Two competing views of how Idaho should deal with psychoactive drugs are playing out in the Legislature right now. One would legalize, with stringent controls, medical cannabis, aka medical marijuana.
The other wants voters to do the work. If passed, it would ask Idahoans to decide whether to put a drug law into the Idaho Constitution.
I’m no fan of recreational drugs. However, the medical marijuana bill is about as far from recreational drugs as it’s possible to get.
It’s the result of work by Retired Senior Master Sgt. Jeremy Kitzhaber. He’s dying of cancer. He’s been told he got it from exposure to radiation and other chemicals during the more than 20 years he served in the Air Force.
He doesn’t want to break Idaho laws so he doesn’t use medical marijuana as fellow veterans in 36 other states can. Instead, this decorated veteran suffers the painful, dangerous, addictive side-effects of opioid painkillers. Listen to his heart-breaking story here: youtu.be/Y1w_QDkWmoY.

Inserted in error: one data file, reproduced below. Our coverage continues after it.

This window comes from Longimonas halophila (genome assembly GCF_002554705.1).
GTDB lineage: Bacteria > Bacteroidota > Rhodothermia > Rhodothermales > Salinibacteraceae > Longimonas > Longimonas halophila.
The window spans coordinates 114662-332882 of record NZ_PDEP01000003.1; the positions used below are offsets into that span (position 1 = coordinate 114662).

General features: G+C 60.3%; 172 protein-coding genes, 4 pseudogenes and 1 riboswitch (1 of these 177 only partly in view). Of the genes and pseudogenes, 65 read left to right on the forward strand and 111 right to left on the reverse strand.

The Sergeant Kitzhaber Medical Cannabis Act is House Bill 108. The Journal published an excellent article on the bill Wednesday. Kitzhaber worked with state and local police and others for input in drafting the act which was introduced this past week.
The proposal advanced by Sen. Scott Grow, R-Eagle, would make any “psychoactive drug” that was illegal last year, illegal forever per the Idaho Constitution. Grow reportedly told fellow senators his proposal, if approved by a majority of Idaho voters at the November 2022 General Election, would protect “the Idaho way of life.”
Grow doesn’t like how neighboring states have passed laws to legalize drugs that are illegal under federal law. “Neighboring states have legalized controlled substances, to the detriment of their children, families and communities,” he told the Senate State Affairs committee.
Washington and Oregon have legalized marijuana.